Being a Small Group Leader is one of the most exciting ways to serve in ministry at Seacoast Church. As you open up your heart and home to your neighbors on Kiawah, Seabrook, Wadmalaw and Johns Island, you will see God do incredible things!  We’ve been thinking about how we do Small Groups lately and believe these four priorities will empower you to lead well regardless of the size or style of your group.

E – Encourage people in your group. Small Groups are the primary way we take care of one another at Seacoast. Listen closely as people share and look for ways you can speak life into them. Grace, Hope, Joy, Love, and Peace should be takeaways each time you meet. Encouraged people will always want to come back to your group!

S – Scripture is critical to seeing people grow. We want everyone to know who God is and who they are as revealed in the Word of God. Look for opportunities to point your people to Biblical solutions for situations they find themselves in. Spending time in Scripture personally is vital to being a great small group leader. You may not always have the answer to every question, but time in His word brings a better understanding of the Father’s heart for His people.

P – Prayer is the power of God being released into the lives of our people. When you gather, adopt the habit of stopping to pray for each person that has expressed a need instead of simply sharing prayer requests. Great things to pray for: physical/emotional healing, financial provision, salvation of friends and family, relational conflict to be resolved, an application of God’s Word, and anything else relevant to your group. Offer opportunities for your group to pray for one another and allow time for it to happen.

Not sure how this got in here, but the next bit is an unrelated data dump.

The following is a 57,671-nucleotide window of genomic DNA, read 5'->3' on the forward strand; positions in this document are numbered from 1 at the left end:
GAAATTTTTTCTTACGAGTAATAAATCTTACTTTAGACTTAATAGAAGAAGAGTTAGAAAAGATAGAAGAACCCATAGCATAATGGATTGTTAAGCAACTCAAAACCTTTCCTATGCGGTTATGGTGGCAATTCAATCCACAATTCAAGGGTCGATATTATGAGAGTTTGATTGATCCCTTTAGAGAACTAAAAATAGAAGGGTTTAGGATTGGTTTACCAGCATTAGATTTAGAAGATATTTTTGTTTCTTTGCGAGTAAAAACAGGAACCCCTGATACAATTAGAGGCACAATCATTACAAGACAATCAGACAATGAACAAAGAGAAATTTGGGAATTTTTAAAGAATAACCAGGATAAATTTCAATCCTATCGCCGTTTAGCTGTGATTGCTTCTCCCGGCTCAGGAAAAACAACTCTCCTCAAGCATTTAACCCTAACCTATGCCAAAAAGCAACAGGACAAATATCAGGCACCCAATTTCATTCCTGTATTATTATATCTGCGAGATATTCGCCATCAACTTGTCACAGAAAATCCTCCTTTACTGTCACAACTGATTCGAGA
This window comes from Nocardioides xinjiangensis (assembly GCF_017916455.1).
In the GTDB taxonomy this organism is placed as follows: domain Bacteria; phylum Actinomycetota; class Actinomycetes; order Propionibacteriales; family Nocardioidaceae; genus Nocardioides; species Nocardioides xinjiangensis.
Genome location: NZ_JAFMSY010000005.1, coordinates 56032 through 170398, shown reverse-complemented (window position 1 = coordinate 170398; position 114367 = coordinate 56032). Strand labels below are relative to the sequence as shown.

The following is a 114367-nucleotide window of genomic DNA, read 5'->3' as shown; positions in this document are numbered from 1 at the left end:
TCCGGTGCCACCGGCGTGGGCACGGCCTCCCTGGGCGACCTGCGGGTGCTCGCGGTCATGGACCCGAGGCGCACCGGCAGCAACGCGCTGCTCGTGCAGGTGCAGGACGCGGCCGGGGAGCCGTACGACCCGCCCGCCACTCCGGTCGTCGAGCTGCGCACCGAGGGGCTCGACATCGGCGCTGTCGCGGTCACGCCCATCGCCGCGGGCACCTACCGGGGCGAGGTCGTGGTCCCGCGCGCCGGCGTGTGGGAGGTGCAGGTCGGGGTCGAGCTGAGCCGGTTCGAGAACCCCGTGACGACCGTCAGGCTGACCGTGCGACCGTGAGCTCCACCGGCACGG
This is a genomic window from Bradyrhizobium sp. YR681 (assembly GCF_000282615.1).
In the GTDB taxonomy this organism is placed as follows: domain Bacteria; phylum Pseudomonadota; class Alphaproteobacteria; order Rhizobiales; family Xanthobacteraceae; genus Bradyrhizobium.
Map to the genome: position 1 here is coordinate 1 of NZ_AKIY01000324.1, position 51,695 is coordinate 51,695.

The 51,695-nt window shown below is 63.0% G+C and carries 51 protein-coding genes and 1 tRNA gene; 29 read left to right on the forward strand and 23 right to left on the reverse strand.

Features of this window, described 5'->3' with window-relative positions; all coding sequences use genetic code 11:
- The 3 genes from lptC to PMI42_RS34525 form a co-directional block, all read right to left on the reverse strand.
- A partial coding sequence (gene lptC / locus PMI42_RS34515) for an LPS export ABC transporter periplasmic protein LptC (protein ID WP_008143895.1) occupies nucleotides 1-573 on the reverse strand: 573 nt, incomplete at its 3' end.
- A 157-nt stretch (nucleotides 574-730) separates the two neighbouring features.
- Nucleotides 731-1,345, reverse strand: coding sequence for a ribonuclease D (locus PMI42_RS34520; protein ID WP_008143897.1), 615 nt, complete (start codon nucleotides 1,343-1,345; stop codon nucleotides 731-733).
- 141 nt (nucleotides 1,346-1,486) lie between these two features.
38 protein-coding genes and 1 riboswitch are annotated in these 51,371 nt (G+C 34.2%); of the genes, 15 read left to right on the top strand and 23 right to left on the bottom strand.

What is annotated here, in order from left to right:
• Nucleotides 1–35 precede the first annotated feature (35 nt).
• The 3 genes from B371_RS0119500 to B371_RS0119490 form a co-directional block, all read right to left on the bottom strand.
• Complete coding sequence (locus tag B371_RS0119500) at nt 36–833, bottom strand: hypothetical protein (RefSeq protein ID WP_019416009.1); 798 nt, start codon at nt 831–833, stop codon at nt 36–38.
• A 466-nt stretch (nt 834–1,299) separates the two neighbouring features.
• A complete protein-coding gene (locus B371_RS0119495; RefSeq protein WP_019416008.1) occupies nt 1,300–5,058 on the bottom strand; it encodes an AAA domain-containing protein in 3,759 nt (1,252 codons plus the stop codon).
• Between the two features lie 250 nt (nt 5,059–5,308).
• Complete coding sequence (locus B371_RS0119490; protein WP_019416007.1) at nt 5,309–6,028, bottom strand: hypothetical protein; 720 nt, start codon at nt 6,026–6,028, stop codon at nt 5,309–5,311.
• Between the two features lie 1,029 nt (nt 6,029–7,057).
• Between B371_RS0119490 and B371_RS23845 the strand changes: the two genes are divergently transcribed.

N – “Next Steps” are an essential part of walking by Faith. Look for specific ways to apply the scripture or the truth that was discussed. One form of doing this is by ALWAYS asking your group, “What is one thing you can/will do in light of tonight’s discussion?” Don’t rush through this phase of the meeting! Follow up with people throughout the week and help them stay focused on their “next step.” A few to lead people towards: giving their life to Christ, having a Bible reading plan, being baptized, finding an accountability/prayer partner, trusting God with their finances, joining the Dream Team, etc. We believe God is always speaking, and part of the small group leader’s privilege is to guide his or her members in listening to what God is saying and encouraging them to do something about it.

Are you looking for a life-giving church with a vibrant small group landscape? The Johns Island Campus of Seacoast Church meets at Charleston Collegiate School (2024 Academy Rd, Johns Island, SC 29455) Sunday mornings at 9:30 am and 11:15 am.  We would love to meet you and help you find a small group that’s an ideal fit for you! Our weekend experience includes engaging kids and student ministries, compelling worship and timely teaching– with a small-town charm.